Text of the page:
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Wales has a rich history of whisky making, but the last distillery ceased production in 1894 and the industry then fell silent for more than a century.
When a group of friends met in the late 1990’s for a drink and a catch-up, the conversation meandered towards this lost industry and a few began to wonder what it would be like to bring distilling back to the Welsh countryside. From this conversation a plan began to grow and in 2000, the Welsh Whisky Company was launched and a location secured at the village of Penderyn on the southern tip of the Brecon Beacons.
Employing the services of the late Dr. Jim Swan to aid with the project’s creation proved a masterstroke. The great mans talent for setting up a distillery in such a way that it would hit the ground running was legendary and he oversaw everything in those early days, acting as master blender and training the staff onsite in the dark arts of distilling. Swan sadly passed away in 2017 but his legacy lives on through not only Penderyn, but Kavalan, the Cotswolds Disitllery, the London Distilling Company, Victorian Caledonian in Canada and Annandale, Kilchoman, The Clydeside and Lindores Abbey in Scotland, all of whom owe him a great debt.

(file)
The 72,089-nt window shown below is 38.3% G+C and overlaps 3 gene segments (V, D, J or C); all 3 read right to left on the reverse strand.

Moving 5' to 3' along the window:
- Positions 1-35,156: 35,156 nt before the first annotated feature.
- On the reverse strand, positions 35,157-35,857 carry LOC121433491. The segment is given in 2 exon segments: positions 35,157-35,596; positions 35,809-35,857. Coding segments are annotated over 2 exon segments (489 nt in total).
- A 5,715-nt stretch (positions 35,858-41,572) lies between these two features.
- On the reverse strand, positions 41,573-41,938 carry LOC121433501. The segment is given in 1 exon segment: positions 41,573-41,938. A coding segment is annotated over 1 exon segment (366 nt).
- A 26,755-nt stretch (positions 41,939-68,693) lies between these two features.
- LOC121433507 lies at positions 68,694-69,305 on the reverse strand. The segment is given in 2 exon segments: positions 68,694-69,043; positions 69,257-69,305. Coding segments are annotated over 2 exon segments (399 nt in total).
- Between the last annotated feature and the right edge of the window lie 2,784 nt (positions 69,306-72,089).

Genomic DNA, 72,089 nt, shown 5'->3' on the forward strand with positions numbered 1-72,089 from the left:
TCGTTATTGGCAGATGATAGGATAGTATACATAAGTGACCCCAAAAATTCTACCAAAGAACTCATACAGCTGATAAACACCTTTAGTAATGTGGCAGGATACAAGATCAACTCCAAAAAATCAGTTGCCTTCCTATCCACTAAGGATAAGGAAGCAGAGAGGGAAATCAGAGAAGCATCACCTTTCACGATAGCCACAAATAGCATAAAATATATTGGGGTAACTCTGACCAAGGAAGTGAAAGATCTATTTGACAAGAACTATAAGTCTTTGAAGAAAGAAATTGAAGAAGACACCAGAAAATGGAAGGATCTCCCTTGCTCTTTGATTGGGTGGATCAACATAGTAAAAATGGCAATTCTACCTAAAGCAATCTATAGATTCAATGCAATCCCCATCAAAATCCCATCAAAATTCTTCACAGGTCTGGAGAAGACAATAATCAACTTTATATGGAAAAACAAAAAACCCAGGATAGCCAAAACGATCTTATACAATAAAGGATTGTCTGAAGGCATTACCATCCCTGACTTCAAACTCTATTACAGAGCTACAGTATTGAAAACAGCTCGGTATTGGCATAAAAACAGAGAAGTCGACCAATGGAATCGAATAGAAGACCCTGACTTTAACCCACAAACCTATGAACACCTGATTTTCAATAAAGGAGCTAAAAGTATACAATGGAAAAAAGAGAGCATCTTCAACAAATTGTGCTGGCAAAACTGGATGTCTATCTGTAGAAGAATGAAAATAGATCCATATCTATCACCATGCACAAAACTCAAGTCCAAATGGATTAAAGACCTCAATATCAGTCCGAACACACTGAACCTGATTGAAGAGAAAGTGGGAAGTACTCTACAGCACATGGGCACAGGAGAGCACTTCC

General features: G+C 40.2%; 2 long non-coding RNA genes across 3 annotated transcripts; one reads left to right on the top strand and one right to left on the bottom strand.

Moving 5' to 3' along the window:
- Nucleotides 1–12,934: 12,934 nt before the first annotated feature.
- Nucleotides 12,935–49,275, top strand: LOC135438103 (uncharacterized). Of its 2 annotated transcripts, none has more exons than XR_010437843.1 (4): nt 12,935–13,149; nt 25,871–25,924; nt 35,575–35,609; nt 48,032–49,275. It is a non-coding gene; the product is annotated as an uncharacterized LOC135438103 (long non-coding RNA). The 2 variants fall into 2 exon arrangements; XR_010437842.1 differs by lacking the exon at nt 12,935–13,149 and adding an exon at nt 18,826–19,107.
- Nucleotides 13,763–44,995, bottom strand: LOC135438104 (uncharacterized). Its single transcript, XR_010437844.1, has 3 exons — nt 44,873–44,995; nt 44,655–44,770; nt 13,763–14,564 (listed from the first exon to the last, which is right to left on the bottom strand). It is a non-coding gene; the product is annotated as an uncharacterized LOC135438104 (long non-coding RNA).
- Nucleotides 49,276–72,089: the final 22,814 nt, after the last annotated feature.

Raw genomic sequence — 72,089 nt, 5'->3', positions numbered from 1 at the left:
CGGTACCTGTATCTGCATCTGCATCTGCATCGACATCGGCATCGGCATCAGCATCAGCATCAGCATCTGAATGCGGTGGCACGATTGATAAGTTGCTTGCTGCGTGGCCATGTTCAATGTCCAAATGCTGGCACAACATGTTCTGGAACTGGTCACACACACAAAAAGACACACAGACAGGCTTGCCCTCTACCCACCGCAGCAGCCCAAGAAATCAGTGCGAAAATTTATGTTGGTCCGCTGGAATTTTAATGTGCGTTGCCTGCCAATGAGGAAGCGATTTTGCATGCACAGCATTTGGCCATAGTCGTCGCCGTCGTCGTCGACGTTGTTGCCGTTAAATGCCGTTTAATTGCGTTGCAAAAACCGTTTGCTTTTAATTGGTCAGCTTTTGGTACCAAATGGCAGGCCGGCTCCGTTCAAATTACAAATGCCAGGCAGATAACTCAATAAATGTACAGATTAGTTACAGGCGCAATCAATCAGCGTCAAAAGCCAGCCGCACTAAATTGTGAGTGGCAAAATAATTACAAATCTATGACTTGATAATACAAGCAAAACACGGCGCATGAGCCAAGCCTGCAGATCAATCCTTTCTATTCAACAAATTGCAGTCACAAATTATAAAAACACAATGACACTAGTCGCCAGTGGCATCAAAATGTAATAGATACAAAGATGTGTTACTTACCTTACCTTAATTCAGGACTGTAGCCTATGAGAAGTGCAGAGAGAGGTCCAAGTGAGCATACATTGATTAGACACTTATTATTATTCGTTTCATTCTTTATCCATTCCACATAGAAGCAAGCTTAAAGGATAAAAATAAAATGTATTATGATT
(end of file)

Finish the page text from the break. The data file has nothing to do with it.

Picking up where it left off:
Penderyn began retailing in 2004, the first commercially available Welsh whisky in over 100 years. Though matured predominantly in American Oak Bourbon Casks, the Penderyn distillers have also been experimenting with a variety of finishes, all of which are matured in the extensive cellars onsite. The business has been a great success, exporting to the likes of China, Taiwan, Russia, Australia and France, while the distillery itself welcomes around 35,000 visitors each year.
The Penderyn Madeira Finish is bottled at 46% and should cost around £40, based on UK pricing.
Smell: Peculiar. Herbal, almost gin-like nose with vanilla, toffee and strawberry, raspberry and banana.
Taste: Banoffee, digestive biscuits and Snickers bars. Gingery spice. Perhaps a touch of youth about it but decent weight on the palate.
Thoughts: The first time I tried this whisky I thought it was the worst dram I’d ever had. That’s not an exaggeration. I thought it was dreadful. It was a miniature I had picked up from the airport and drank in a hotel in Paris and I thought that I would probably never touch the stuff again.
Never one to admit defeat, however, I’ve tried the whisky since then and found it to be a more enjoyable experience. I still detect a slight youth about it but it’s not as raw and hot as before. I think there’s a lot to be said for patience when confronted with an unusual flavour profile.
The higher strength adds to the intensity of the dram and its got decent enough weight to it. I don’t think I’m 100% convinced that it’s to my taste but I certainly found it interesting and while I may not rush back to it, I wouldn’t be put off from trying other Penderyn whiskies.
*If the whisky reviewed in this article has caught your eye, you can buy it from Master of Malt here. Please be aware that as an affiliate I can be paid a small commission on any purchases you make after following links from my page. The whisky is also available from several other excellent retailers.